Accelerated by the COVID-19 pandemic, the world is shifting to embrace working from home. Since 2010 or so, professionals have gained access to a plethora of tools and technologies for remote teams that make remote work possible—and companies have seen the benefits of remote work.

If you’re not sure how to ask your boss to work from home and get their permission, I’ve got you covered. Use this guide to learn how to ask to work from home, with 15 vital tips to increase your chances of getting the remote work flexibility you want.

Why Do You Want to Work From Home?

Before I get into the main tips, you should spend some time introspecting. Why is it that you want to work from home in the first place? Here are some common reasons people want to work from home:

  • Wanting more flexibility. Some people want to work from home so they’re no longer locked into a strict 9 to 5 schedule. Scheduling flexibility isn’t always associated with working from home, but in most cases, they go hand in hand.
  • Avoiding the commute. Working from home means you’ll no longer have to drive or travel to the office every day. Depending on how far you live, that could mean a time savings of an hour or more every day—not to mention lower stress due to reduced traffic.
  • Limiting distractions. Offices are designed to make people more productive, but they can also be hotbeds of distraction. You’re surrounded by people talking to each other and people more than willing to interrupt your day with a new task or a friendly anecdote. Working remotely is often less distracting.
  • Improving your environment. Working from home also gives you more control over your work environment overall. You’ll be in charge of things like lighting, the temperature, the furniture, and even the equipment (in many cases). You can set things up to be as favorable as possible, allowing you to do your best work.

It’s important to realize that while working from home is largely beneficial, it isn’t right for everyone. While working remotely, communication is more difficult to manage, and even if you like the sound of alone time, after a few months of working remotely, you may find yourself feeling isolated.

On top of that, working from home relies on self-discipline and intrinsic motivation; you won’t have supervisors or coworkers looking over your shoulder to hold you accountable, so you’ll be wholly responsible for your own productivity.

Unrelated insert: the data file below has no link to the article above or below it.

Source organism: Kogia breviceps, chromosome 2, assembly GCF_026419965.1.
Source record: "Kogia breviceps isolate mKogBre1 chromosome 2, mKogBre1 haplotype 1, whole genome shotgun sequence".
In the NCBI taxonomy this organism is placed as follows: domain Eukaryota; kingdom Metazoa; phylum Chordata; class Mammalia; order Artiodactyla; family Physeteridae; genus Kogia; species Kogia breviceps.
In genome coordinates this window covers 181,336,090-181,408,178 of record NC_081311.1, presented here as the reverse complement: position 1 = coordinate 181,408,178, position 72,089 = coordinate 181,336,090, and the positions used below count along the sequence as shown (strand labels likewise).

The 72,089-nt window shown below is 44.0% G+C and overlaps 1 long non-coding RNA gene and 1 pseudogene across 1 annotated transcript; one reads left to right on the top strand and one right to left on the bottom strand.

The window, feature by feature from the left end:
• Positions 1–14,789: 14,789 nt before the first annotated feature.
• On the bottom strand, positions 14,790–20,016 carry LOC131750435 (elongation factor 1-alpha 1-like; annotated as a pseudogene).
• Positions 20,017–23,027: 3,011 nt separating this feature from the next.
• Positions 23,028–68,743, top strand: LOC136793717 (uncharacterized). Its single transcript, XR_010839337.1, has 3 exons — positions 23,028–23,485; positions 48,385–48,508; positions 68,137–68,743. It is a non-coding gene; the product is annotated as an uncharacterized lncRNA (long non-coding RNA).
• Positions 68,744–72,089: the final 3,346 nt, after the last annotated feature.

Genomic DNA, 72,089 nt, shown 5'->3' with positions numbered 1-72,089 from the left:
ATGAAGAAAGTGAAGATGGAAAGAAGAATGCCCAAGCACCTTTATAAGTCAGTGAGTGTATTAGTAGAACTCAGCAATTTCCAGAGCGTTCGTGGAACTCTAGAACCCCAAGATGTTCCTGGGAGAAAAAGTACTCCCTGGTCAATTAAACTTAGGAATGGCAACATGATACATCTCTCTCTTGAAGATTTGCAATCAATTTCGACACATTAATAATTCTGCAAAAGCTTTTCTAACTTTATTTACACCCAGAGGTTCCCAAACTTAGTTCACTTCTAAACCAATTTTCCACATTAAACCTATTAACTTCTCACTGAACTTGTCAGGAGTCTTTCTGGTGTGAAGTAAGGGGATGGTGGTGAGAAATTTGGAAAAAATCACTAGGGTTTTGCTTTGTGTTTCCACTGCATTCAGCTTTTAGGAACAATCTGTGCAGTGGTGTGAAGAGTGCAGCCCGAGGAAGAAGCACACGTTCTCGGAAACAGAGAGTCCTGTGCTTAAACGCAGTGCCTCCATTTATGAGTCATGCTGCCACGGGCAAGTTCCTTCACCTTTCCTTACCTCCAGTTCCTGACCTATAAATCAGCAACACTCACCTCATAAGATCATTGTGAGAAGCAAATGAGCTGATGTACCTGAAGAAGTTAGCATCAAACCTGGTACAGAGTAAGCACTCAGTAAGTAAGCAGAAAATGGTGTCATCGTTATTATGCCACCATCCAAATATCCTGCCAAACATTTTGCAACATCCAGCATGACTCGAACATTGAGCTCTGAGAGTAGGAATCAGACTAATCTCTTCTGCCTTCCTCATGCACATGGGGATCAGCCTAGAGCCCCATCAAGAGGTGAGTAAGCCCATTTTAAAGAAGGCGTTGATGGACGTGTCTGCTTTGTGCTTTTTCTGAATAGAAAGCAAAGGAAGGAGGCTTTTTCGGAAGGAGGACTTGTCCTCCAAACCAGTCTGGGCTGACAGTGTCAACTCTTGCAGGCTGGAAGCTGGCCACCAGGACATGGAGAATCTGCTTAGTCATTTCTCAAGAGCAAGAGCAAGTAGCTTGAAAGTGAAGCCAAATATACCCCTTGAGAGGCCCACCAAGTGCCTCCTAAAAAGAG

For some people, this is the perfect environment for success, but for others, it’s a nightmare. Make sure you understand these aspects fully before making the ask.

How to Ask to Work From Home

When you feel ready to ask your boss if you can work from home, follow these important tips:

1. Research your company’s situation.

The first tip for how to ask to work from home is to do your homework first! Start by making sure you understand the full context of your working environment before you make the request. For starters, are there currently other people already working from home? If so, your chances of success will be higher. Do you know what your boss’s attitude toward remote work is? Do they think it’s something worth considering, or feel like it’s an excuse to slack off? Even if it seems like your chances are low, it’s worth making the ask. Understanding the situation just helps you frame your request in an appropriate and conscious way.

2. Research your industry.

It’s also worth taking a look at your industry, and your specific position. Are there competing companies in the industry that allow their employees to work from home? If so, how have they benefitted from the arrangement? Do many other people in your position work from home already? Don’t use this information as a way to state, “that person over there gets to work from home, so I should get to as well!” Instead, use this as supplemental information to normalize working from home.

3. Arm yourself with statistics that prove measurable benefits of remote work.

This is one of the most important tips for how to ask to work from home: list the measurable benefits of doing so. If you can convince your boss that working from home will be objectively beneficial not just for you, but for the organization, they won’t have much of a rebuttal. We’ve got a massive list of remote work statistics you can use to prove the value of remote work. Explain how working from home boosts productivity and morale while also reducing costs.

4. Explain your motivation.

Don’t lead with this, but during the discussion, make it a point to explain your personal motivation. Are you interested in working from home so you can spend more time with your family? Do you want to avoid the stress of a daily commute? Do you think you can accomplish more focused work on a regular basis? There are many valid reasons here, so make sure you’re providing them sincerely.

5. Cite your performance.

Bosses are much more likely to reward high-performing employees with remote work benefits than employees with a questionable past. if you’ve been a responsible, valuable employee, don’t be afraid to cite your past performance. Explain how you’ve consistently exceeded expectations, and point to your history of effective communication as justifications for why you’ll be valuable when working from home.

6. Come up with a specific schedule and work plan.

The more specific your remote work plan is, the more favorably it’s going to be seen. Explain exactly how your workday is going to change when working from home, such as the different types of tasks you’re going to take on, a new schedule, and the new types of tools you’re going to use. Putting this together proactively shows how serious you are about the possibility of working from home, and may prove the value of the transition.

7. Touch on security.

Many employers are nervous about allowing employees to work from home because of security concerns. When working from home, you won’t have access to the same devices, network, and security protocols as you would in a conventional office. Provide a proposal on how to improve security, such as investing in a better network, using a VPN, or installing remote employee monitoring software.